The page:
Angular Forms: reactive design patterns catalog

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In this post, you'll find a set of design patterns for building Angular forms based on two pillars: separation of responsibilities and reactive programming to tackle the complexity of rich and complex Angular forms.

9 min read
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Angular Forms: reactive design patterns catalog

In this post, you'll find a set of design patterns for building Angular forms based on two pillars: separation of responsibilities and reactive programming to tackle the complexity of rich and complex Angular forms.

post
post
9 min read
3 comments
3 comments

In many Angular enterprise applications, the most important Angular module is the ReactiveFormsModule. Angular forms allow users to create, update and search data. They also enhance the user experience with functionality such as validation and autocompletion.

Application forms and GUI in general are one of the software components that can benefit the most from reactive programming paradigm. Many of Angular modules are based on RxJS (such as HttpClientModule and RouterModule). But, the power of this reactive API is not fully exploited in many Angular applications.

In this post, we present a set of design patterns for building Angular forms that I used and promoted during the last years. The patterns are based on two pillars: separation of responsibilities and reactive programming to tackle the complexity of rich and complex Angular forms.

Before jumping to our first design pattern, the next section will be an overview of the different patterns and their goals.

Design Patterns
Link to this section

A design pattern is a general, reusable solution to a commonly occurring problem within a given context . The patterns will be presented for Angular but they are also valid for other frameworks. The main goals behind these patterns are:

  • Enhancing maintainability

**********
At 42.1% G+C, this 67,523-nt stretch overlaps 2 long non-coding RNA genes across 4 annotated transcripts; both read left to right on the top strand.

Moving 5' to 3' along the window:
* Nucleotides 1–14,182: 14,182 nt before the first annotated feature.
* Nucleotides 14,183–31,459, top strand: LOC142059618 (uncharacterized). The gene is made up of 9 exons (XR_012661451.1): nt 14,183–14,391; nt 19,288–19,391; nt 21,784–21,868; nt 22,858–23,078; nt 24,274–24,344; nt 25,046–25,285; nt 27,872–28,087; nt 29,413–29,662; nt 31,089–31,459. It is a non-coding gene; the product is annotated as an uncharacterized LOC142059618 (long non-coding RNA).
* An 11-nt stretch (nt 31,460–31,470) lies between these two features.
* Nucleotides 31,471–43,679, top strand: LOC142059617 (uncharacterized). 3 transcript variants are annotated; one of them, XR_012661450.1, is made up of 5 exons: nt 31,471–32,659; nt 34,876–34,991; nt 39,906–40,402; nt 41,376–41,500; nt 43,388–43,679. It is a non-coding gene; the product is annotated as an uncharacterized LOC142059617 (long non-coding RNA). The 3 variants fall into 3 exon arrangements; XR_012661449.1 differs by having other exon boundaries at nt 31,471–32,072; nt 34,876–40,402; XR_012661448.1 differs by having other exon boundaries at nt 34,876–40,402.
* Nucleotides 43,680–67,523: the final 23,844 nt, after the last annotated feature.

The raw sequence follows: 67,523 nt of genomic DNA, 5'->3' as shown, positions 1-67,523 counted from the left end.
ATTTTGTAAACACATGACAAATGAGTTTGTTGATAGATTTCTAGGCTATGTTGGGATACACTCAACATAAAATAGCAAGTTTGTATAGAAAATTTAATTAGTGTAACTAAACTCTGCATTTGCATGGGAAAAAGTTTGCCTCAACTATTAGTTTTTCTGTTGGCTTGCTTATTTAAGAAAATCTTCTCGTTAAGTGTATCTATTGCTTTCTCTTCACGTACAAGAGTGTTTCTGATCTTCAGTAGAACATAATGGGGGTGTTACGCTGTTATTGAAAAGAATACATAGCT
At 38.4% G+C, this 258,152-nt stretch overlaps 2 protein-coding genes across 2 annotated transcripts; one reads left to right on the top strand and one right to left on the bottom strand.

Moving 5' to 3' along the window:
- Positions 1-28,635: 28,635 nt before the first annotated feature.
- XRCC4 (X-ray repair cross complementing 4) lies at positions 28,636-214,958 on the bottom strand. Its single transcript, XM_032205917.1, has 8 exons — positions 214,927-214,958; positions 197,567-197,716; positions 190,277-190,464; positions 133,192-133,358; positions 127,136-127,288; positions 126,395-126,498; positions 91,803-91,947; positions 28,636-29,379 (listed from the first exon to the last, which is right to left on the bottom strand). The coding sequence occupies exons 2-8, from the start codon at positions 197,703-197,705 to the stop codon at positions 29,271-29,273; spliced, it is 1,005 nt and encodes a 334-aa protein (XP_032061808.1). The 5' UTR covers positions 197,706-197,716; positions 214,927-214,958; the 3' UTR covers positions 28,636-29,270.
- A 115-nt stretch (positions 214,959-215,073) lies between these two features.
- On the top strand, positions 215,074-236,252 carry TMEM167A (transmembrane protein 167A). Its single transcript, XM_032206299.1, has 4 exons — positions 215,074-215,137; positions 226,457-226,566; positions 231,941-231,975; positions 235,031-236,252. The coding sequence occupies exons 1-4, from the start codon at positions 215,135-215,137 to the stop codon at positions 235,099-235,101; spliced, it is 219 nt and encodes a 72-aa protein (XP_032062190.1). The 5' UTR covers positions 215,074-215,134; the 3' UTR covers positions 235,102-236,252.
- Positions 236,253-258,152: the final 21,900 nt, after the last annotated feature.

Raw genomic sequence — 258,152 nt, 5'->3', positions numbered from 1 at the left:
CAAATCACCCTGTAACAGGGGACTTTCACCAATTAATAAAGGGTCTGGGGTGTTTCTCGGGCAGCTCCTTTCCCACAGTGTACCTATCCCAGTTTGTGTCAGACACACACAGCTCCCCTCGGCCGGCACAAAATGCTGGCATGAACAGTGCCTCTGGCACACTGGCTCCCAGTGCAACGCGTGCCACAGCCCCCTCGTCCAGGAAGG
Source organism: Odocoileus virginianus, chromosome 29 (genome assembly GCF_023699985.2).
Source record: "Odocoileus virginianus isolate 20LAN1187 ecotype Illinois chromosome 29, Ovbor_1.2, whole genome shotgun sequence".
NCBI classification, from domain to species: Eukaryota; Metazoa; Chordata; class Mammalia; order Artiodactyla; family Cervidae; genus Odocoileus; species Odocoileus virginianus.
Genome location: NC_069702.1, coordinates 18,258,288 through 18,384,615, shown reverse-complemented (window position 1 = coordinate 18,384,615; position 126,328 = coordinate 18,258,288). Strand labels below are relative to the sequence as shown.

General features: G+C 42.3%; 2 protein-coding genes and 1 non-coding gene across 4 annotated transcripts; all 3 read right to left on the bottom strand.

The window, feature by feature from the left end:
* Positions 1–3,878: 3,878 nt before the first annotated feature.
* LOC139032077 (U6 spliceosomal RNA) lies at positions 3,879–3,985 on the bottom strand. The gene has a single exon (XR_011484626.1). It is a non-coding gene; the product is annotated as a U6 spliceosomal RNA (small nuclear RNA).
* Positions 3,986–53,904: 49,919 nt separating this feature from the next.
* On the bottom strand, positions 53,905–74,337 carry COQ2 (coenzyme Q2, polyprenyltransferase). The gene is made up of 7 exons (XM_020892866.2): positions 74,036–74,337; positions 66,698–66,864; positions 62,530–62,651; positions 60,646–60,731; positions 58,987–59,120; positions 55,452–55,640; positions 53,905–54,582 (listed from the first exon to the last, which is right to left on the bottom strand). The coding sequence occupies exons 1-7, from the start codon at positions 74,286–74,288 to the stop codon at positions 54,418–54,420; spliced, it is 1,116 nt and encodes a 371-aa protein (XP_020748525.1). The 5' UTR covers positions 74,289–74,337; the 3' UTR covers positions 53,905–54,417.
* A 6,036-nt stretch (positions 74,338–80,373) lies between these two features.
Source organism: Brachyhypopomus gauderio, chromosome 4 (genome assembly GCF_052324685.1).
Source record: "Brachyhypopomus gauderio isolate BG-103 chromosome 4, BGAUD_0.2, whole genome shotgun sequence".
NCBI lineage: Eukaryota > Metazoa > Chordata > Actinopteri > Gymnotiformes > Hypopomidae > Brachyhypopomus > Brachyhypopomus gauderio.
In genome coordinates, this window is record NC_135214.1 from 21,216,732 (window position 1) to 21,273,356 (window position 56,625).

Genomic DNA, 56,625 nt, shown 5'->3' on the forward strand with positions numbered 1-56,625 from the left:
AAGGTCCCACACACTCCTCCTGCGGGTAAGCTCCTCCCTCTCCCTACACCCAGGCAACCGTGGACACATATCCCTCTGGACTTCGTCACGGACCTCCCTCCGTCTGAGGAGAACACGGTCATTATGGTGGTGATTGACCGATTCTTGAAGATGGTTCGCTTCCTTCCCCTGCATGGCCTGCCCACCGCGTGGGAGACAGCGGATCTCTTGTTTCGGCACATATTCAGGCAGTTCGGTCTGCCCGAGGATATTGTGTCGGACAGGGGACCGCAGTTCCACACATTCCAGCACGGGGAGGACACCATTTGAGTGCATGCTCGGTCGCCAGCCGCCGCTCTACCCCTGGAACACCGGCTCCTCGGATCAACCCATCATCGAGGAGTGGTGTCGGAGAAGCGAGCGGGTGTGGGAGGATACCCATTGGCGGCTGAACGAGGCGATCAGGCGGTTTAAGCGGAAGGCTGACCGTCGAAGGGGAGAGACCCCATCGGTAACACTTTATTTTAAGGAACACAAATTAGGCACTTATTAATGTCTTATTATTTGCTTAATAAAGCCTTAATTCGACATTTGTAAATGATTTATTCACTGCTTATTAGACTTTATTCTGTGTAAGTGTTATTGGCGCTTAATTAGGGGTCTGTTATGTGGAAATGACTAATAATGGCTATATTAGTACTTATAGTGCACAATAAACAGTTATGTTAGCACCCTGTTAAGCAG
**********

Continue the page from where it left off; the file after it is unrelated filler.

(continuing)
• Reducing the number of bugs

Our design patterns are the core of a pattern language that I used to create complex Angular forms. The following diagram show the main patterns and their relationships:

The central part of the language is the Form Model. Let's start by presenting it.

Form Model
Link to this section

The most important components in Angular Forms are FormGroup and FormControl. The two components are untyped and present a low-level general-purpose API. In complex applications, FormGroup and FormControl, usually, are not the good abstraction to use in Angular components. Instead, we need a high-level abstraction which is specific to the web page components.

To tackle the application complexity, we need to introduce a layer of abstraction above the Angular API. We call this layer the Form Model pattern which defines a wrapper around a FormGroup instance. It provides a special-purpose API over the Angular generic forms API. So, instead of using Angular model terms, we use our application terminology.

Here a simple example:

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class PersonCreationForm { readonly initialValue; constructor(private formGroup: FormGroup) { this.initialValue = formGroup.value; } get asFormGroup() { return this.formGroup; } isValid(): Observable<boolean> { return this.formGroup.statusChanges.pipe( map(() => this.formGroup.valid), startWith(false) ); } ageIsGreaterThan(min: number): Observable<boolean> { return this.formGroup.valueChanges.pipe( map(value => value.age), distinctUntilChanged(), map(it => it > min), startWith(false) ); } }

The PersonCreationForm class presents the following characteristics: